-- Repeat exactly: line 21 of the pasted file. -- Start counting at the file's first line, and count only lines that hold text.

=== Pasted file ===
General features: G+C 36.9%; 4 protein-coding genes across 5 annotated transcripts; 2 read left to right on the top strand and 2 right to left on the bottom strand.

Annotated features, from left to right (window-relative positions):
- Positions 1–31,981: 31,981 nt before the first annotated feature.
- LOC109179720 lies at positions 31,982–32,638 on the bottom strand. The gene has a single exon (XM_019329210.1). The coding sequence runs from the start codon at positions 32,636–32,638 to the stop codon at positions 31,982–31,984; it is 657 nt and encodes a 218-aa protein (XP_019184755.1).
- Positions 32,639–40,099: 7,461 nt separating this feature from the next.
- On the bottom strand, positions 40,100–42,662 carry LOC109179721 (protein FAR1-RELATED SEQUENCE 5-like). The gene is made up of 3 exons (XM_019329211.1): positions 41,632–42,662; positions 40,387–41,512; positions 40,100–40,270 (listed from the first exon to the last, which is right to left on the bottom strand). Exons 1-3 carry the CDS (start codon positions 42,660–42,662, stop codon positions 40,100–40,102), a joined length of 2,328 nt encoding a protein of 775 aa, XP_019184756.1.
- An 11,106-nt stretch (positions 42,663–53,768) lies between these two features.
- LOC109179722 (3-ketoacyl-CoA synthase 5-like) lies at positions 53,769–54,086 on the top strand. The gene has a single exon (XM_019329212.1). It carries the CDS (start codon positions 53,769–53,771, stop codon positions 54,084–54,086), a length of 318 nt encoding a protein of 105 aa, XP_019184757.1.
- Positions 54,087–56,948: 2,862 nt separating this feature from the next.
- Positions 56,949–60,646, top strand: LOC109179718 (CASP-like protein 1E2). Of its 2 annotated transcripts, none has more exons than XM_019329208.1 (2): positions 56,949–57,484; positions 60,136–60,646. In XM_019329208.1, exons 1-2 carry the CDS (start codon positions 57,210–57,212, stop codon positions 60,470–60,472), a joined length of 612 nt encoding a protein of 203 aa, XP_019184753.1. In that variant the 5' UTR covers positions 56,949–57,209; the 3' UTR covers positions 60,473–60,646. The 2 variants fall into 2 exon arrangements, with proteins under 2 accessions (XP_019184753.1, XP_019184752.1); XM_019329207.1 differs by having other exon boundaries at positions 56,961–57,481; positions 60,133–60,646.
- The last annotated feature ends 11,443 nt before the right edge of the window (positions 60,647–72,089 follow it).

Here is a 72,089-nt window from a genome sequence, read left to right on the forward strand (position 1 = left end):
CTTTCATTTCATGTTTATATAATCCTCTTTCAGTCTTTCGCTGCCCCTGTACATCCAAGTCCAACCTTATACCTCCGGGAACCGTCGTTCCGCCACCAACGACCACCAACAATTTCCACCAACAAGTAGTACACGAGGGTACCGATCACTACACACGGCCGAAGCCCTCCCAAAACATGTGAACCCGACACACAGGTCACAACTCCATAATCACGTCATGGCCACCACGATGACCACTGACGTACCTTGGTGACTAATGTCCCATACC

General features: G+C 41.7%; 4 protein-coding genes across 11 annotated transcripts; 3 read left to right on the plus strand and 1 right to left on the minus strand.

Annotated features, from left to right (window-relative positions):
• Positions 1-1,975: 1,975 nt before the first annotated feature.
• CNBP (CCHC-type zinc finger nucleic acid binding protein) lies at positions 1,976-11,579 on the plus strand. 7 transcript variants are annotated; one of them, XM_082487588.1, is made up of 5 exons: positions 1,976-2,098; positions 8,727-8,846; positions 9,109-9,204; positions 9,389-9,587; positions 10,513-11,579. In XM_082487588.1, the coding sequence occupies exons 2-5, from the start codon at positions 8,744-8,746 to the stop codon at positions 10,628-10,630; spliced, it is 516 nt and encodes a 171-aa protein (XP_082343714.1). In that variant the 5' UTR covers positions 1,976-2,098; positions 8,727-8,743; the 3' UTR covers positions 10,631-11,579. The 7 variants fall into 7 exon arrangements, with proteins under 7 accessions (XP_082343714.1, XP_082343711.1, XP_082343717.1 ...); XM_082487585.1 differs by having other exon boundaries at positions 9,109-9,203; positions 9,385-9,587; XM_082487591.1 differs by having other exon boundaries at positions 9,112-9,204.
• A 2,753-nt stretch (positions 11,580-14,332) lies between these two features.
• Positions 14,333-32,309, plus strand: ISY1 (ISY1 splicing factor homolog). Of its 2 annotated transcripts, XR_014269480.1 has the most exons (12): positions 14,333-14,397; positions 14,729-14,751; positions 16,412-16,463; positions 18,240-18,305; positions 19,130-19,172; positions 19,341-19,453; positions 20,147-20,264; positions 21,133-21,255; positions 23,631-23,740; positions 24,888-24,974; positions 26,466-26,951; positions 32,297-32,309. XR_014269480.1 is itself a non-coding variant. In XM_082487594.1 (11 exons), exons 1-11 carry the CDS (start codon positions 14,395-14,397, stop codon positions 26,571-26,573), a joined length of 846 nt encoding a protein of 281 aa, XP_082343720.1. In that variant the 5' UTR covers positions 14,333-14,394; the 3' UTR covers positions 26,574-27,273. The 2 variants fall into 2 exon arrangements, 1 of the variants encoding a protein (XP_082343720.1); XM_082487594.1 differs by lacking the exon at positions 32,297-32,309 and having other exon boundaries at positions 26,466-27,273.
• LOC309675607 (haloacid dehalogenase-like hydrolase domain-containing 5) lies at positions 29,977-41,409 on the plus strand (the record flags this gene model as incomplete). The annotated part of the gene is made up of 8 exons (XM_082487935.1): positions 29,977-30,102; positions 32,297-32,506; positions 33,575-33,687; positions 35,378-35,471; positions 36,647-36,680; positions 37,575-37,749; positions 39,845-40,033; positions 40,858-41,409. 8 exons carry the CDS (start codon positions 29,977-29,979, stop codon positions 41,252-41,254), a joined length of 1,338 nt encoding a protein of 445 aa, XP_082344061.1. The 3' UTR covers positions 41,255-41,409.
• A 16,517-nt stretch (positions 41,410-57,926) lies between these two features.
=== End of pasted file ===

• A 16,517-nt stretch (positions 41,410-57,926) lies between these two features.